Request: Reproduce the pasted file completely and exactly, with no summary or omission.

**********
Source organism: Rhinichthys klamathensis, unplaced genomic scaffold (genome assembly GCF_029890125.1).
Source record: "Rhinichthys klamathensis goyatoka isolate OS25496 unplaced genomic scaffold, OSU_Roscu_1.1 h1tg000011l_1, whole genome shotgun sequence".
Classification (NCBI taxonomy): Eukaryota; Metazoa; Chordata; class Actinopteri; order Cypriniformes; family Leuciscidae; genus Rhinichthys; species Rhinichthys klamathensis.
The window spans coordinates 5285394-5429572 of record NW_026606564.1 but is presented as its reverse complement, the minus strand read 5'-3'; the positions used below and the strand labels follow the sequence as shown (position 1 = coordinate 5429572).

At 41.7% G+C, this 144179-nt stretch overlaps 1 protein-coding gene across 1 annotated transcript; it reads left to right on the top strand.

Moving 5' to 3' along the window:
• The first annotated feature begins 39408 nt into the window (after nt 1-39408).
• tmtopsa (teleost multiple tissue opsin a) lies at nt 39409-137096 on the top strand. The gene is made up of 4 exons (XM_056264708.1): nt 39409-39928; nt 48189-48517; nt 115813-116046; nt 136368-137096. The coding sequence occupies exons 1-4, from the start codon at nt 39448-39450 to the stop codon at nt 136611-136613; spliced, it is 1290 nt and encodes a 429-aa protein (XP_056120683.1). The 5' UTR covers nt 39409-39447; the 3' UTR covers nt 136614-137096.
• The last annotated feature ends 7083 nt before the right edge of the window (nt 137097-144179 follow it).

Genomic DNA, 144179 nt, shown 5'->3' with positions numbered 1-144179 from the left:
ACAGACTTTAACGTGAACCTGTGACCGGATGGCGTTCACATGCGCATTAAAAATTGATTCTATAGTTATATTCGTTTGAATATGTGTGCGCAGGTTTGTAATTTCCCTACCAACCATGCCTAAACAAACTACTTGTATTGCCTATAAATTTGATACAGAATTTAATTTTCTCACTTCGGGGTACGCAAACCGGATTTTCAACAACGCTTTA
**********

Source organism: Rhinichthys klamathensis, unplaced genomic scaffold (genome assembly GCF_029890125.1).
Source record: "Rhinichthys klamathensis goyatoka isolate OS25496 unplaced genomic scaffold, OSU_Roscu_1.1 h1tg000011l_1, whole genome shotgun sequence".
Classification (NCBI taxonomy): Eukaryota; Metazoa; Chordata; class Actinopteri; order Cypriniformes; family Leuciscidae; genus Rhinichthys; species Rhinichthys klamathensis.
The window spans coordinates 5285394-5429572 of record NW_026606564.1 but is presented as its reverse complement, the minus strand read 5'-3'; the positions used below and the strand labels follow the sequence as shown (position 1 = coordinate 5429572).

At 41.7% G+C, this 144179-nt stretch overlaps 1 protein-coding gene across 1 annotated transcript; it reads left to right on the top strand.

Moving 5' to 3' along the window:
• The first annotated feature begins 39408 nt into the window (after nt 1-39408).
• tmtopsa (teleost multiple tissue opsin a) lies at nt 39409-137096 on the top strand. The gene is made up of 4 exons (XM_056264708.1): nt 39409-39928; nt 48189-48517; nt 115813-116046; nt 136368-137096. The coding sequence occupies exons 1-4, from the start codon at nt 39448-39450 to the stop codon at nt 136611-136613; spliced, it is 1290 nt and encodes a 429-aa protein (XP_056120683.1). The 5' UTR covers nt 39409-39447; the 3' UTR covers nt 136614-137096.
• The last annotated feature ends 7083 nt before the right edge of the window (nt 137097-144179 follow it).

Genomic DNA, 144179 nt, shown 5'->3' with positions numbered 1-144179 from the left:
ACAGACTTTAACGTGAACCTGTGACCGGATGGCGTTCACATGCGCATTAAAAATTGATTCTATAGTTATATTCGTTTGAATATGTGTGCGCAGGTTTGTAATTTCCCTACCAACCATGCCTAAACAAACTACTTGTATTGCCTATAAATTTGATACAGAATTTAATTTTCTCACTTCGGGGTACGCAAACCGGATTTTCAACAACGCTTTA